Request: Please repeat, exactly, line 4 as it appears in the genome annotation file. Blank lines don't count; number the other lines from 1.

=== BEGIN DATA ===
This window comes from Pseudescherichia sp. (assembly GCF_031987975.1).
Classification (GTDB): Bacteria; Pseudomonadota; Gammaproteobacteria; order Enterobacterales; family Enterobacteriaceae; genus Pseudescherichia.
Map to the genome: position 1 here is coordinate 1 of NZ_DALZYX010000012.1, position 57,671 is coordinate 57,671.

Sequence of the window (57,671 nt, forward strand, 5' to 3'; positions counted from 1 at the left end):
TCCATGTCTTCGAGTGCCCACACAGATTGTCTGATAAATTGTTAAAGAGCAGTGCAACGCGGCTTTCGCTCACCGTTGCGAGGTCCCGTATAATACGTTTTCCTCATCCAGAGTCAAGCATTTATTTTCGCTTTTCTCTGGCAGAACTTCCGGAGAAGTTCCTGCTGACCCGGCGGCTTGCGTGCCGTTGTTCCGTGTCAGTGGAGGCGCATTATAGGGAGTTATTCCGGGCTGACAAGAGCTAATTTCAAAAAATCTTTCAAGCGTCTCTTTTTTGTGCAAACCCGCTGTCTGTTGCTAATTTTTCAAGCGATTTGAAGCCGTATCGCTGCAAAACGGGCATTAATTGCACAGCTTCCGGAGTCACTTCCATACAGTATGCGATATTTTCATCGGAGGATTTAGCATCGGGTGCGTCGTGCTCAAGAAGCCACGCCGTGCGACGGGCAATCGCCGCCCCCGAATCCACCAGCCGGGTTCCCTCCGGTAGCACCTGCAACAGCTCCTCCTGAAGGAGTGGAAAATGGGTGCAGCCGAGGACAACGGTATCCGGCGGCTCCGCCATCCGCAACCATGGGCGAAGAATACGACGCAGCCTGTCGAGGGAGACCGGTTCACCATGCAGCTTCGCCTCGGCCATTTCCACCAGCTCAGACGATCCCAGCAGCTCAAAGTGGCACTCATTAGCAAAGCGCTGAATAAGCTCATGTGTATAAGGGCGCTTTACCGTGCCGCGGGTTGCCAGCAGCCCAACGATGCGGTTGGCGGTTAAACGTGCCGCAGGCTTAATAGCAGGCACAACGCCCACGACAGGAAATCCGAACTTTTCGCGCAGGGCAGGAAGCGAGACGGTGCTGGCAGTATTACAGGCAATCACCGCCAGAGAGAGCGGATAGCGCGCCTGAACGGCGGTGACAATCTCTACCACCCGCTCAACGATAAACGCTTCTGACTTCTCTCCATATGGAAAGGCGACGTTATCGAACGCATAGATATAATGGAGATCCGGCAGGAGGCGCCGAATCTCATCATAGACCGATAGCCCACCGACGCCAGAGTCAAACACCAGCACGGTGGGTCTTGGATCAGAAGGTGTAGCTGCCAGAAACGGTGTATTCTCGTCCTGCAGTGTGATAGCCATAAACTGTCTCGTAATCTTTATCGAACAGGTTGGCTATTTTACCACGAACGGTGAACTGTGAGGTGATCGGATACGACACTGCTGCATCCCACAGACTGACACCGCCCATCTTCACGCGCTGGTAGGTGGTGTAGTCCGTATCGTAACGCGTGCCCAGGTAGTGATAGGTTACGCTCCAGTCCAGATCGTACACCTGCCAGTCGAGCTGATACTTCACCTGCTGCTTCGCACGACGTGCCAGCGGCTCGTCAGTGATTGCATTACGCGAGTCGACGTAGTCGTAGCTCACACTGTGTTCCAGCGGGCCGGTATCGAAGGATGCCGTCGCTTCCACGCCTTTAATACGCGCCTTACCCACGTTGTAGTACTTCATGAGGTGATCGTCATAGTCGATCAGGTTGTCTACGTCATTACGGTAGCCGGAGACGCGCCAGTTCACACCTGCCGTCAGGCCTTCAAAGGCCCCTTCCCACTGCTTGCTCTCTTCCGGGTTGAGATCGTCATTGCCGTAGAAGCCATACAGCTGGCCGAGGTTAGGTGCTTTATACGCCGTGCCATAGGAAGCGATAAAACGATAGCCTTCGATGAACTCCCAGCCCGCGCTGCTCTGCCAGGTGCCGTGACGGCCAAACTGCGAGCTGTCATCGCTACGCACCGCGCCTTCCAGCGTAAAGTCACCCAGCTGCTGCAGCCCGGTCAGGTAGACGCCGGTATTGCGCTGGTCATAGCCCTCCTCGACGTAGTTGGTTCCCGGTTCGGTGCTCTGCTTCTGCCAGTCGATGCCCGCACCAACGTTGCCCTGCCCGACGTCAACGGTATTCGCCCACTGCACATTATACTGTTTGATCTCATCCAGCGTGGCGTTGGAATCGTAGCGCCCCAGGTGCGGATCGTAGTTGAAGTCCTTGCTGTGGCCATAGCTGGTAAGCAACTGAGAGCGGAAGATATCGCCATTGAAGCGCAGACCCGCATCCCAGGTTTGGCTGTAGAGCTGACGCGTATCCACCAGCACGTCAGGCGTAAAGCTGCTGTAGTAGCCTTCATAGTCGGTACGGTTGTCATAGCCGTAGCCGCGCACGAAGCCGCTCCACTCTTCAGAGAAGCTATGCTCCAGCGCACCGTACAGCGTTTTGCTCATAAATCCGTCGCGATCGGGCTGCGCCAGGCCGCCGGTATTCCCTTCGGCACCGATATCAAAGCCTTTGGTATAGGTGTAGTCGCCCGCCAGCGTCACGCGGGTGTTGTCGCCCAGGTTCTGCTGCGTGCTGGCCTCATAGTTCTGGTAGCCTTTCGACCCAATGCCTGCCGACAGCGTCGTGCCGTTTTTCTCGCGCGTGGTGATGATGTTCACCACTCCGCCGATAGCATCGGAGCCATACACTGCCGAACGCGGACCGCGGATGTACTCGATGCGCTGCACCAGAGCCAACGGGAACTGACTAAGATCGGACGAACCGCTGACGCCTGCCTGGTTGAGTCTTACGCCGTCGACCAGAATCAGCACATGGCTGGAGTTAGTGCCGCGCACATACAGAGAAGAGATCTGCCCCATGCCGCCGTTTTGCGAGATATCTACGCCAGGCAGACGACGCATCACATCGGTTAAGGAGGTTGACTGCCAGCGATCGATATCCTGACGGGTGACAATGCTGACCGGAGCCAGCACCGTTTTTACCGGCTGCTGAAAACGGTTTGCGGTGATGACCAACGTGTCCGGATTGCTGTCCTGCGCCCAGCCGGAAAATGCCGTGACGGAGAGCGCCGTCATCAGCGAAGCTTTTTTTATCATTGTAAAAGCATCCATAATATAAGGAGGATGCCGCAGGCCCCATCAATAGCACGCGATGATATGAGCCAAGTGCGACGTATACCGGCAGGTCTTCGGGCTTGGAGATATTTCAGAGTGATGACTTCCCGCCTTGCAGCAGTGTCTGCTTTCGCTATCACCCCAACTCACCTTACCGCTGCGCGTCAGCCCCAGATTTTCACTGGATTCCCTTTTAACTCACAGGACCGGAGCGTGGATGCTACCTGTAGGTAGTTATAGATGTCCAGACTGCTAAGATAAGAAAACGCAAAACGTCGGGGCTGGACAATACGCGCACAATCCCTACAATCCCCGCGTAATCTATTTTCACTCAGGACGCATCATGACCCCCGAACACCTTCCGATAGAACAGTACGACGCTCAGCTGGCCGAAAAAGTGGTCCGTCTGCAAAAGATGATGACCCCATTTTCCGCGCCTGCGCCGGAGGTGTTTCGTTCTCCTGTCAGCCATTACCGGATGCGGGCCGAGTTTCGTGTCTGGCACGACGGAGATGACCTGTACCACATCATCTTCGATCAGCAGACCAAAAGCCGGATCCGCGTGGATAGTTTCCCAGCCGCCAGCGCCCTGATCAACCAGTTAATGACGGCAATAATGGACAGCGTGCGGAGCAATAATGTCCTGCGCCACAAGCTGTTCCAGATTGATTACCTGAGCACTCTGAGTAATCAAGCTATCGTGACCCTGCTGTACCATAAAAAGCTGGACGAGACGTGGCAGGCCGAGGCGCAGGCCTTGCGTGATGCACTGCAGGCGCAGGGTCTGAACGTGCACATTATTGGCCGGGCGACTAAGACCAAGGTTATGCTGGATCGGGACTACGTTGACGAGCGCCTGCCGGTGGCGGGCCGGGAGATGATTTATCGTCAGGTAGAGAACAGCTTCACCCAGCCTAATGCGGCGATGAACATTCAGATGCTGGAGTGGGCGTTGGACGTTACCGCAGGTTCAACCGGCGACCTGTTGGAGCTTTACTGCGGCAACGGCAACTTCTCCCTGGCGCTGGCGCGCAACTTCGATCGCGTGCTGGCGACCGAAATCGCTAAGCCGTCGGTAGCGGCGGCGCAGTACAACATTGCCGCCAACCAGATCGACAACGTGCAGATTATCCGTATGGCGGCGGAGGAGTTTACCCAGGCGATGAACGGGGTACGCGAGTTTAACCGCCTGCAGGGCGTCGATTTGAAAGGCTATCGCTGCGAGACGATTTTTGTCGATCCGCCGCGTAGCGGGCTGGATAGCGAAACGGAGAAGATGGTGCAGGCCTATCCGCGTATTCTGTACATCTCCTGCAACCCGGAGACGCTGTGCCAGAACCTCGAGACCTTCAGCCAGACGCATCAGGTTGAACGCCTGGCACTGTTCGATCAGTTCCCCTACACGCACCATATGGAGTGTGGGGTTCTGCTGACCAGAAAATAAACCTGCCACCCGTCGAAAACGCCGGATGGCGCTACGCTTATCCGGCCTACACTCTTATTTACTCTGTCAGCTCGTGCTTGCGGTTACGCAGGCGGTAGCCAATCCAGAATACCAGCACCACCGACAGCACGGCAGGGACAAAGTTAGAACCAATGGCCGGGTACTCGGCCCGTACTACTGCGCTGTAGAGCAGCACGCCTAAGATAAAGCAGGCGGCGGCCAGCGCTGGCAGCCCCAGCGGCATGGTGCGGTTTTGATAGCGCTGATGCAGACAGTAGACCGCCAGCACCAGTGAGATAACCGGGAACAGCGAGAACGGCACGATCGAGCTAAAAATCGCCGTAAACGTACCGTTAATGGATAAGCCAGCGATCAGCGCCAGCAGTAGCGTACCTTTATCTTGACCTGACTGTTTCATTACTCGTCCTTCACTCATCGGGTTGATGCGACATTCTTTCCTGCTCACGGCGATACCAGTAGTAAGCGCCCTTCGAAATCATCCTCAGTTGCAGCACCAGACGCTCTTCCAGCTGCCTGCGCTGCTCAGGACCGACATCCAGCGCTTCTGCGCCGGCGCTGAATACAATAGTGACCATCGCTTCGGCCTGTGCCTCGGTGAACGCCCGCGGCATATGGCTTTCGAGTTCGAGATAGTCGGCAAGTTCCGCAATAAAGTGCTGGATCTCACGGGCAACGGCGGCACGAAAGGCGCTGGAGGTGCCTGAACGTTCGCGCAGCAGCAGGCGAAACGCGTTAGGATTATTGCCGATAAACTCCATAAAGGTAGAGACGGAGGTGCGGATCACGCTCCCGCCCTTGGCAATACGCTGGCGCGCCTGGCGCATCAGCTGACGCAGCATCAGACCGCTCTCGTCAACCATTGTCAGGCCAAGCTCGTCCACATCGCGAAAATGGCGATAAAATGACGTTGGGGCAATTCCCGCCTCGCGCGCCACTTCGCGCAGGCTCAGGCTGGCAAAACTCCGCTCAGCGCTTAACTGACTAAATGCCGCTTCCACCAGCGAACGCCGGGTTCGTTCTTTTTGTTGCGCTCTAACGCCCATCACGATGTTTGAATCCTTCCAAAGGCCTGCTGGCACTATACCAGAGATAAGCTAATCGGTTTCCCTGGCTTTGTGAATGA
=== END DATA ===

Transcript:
Sequence of the window (57,671 nt, forward strand, 5' to 3'; positions counted from 1 at the left end):